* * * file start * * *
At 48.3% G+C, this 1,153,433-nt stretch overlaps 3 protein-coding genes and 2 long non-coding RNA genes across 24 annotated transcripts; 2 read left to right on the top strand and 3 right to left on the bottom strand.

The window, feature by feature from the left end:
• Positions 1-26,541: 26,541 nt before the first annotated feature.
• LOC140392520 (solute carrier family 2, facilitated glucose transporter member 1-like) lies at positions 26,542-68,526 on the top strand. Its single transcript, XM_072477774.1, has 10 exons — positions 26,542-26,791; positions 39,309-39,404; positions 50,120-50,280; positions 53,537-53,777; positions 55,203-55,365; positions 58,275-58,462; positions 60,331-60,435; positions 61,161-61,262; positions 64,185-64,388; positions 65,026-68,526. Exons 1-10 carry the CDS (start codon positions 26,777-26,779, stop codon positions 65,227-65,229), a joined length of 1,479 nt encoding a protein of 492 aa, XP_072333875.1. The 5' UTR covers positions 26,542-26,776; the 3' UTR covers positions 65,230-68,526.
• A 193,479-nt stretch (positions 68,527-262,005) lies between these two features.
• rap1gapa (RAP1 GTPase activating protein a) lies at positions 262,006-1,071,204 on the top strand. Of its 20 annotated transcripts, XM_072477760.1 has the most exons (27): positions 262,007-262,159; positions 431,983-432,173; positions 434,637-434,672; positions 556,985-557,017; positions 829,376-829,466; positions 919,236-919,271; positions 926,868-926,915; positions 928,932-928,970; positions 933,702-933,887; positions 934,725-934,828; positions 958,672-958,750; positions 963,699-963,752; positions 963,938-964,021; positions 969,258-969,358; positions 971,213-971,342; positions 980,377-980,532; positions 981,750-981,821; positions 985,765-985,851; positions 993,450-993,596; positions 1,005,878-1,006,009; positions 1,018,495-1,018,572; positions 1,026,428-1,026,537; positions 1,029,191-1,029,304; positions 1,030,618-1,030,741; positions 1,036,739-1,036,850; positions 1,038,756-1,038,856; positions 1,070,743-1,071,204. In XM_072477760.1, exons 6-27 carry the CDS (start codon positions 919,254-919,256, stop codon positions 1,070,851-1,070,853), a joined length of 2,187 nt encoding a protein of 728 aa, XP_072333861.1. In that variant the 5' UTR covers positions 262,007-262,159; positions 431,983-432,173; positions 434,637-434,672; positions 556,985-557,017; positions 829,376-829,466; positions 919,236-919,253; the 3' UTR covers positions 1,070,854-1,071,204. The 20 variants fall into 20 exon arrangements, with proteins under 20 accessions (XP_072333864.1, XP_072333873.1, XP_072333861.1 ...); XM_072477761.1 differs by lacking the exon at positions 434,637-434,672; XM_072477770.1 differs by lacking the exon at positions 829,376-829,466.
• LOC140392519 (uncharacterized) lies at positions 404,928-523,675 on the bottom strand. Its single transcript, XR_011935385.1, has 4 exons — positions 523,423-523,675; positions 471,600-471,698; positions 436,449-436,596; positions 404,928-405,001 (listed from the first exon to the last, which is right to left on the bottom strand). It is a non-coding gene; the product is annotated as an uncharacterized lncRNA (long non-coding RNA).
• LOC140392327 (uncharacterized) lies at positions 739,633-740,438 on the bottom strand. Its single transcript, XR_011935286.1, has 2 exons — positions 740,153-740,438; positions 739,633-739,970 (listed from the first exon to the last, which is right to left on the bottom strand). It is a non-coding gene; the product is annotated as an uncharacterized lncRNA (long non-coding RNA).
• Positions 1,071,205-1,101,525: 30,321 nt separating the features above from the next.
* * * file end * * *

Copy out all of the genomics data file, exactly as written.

At 48.3% G+C, this 1,153,433-nt stretch overlaps 3 protein-coding genes and 2 long non-coding RNA genes across 24 annotated transcripts; 2 read left to right on the top strand and 3 right to left on the bottom strand.

The window, feature by feature from the left end:
• Positions 1-26,541: 26,541 nt before the first annotated feature.
• LOC140392520 (solute carrier family 2, facilitated glucose transporter member 1-like) lies at positions 26,542-68,526 on the top strand. Its single transcript, XM_072477774.1, has 10 exons — positions 26,542-26,791; positions 39,309-39,404; positions 50,120-50,280; positions 53,537-53,777; positions 55,203-55,365; positions 58,275-58,462; positions 60,331-60,435; positions 61,161-61,262; positions 64,185-64,388; positions 65,026-68,526. Exons 1-10 carry the CDS (start codon positions 26,777-26,779, stop codon positions 65,227-65,229), a joined length of 1,479 nt encoding a protein of 492 aa, XP_072333875.1. The 5' UTR covers positions 26,542-26,776; the 3' UTR covers positions 65,230-68,526.
• A 193,479-nt stretch (positions 68,527-262,005) lies between these two features.
• rap1gapa (RAP1 GTPase activating protein a) lies at positions 262,006-1,071,204 on the top strand. Of its 20 annotated transcripts, XM_072477760.1 has the most exons (27): positions 262,007-262,159; positions 431,983-432,173; positions 434,637-434,672; positions 556,985-557,017; positions 829,376-829,466; positions 919,236-919,271; positions 926,868-926,915; positions 928,932-928,970; positions 933,702-933,887; positions 934,725-934,828; positions 958,672-958,750; positions 963,699-963,752; positions 963,938-964,021; positions 969,258-969,358; positions 971,213-971,342; positions 980,377-980,532; positions 981,750-981,821; positions 985,765-985,851; positions 993,450-993,596; positions 1,005,878-1,006,009; positions 1,018,495-1,018,572; positions 1,026,428-1,026,537; positions 1,029,191-1,029,304; positions 1,030,618-1,030,741; positions 1,036,739-1,036,850; positions 1,038,756-1,038,856; positions 1,070,743-1,071,204. In XM_072477760.1, exons 6-27 carry the CDS (start codon positions 919,254-919,256, stop codon positions 1,070,851-1,070,853), a joined length of 2,187 nt encoding a protein of 728 aa, XP_072333861.1. In that variant the 5' UTR covers positions 262,007-262,159; positions 431,983-432,173; positions 434,637-434,672; positions 556,985-557,017; positions 829,376-829,466; positions 919,236-919,253; the 3' UTR covers positions 1,070,854-1,071,204. The 20 variants fall into 20 exon arrangements, with proteins under 20 accessions (XP_072333864.1, XP_072333873.1, XP_072333861.1 ...); XM_072477761.1 differs by lacking the exon at positions 434,637-434,672; XM_072477770.1 differs by lacking the exon at positions 829,376-829,466.
• LOC140392519 (uncharacterized) lies at positions 404,928-523,675 on the bottom strand. Its single transcript, XR_011935385.1, has 4 exons — positions 523,423-523,675; positions 471,600-471,698; positions 436,449-436,596; positions 404,928-405,001 (listed from the first exon to the last, which is right to left on the bottom strand). It is a non-coding gene; the product is annotated as an uncharacterized lncRNA (long non-coding RNA).
• LOC140392327 (uncharacterized) lies at positions 739,633-740,438 on the bottom strand. Its single transcript, XR_011935286.1, has 2 exons — positions 740,153-740,438; positions 739,633-739,970 (listed from the first exon to the last, which is right to left on the bottom strand). It is a non-coding gene; the product is annotated as an uncharacterized lncRNA (long non-coding RNA).
• Positions 1,071,205-1,101,525: 30,321 nt separating the features above from the next.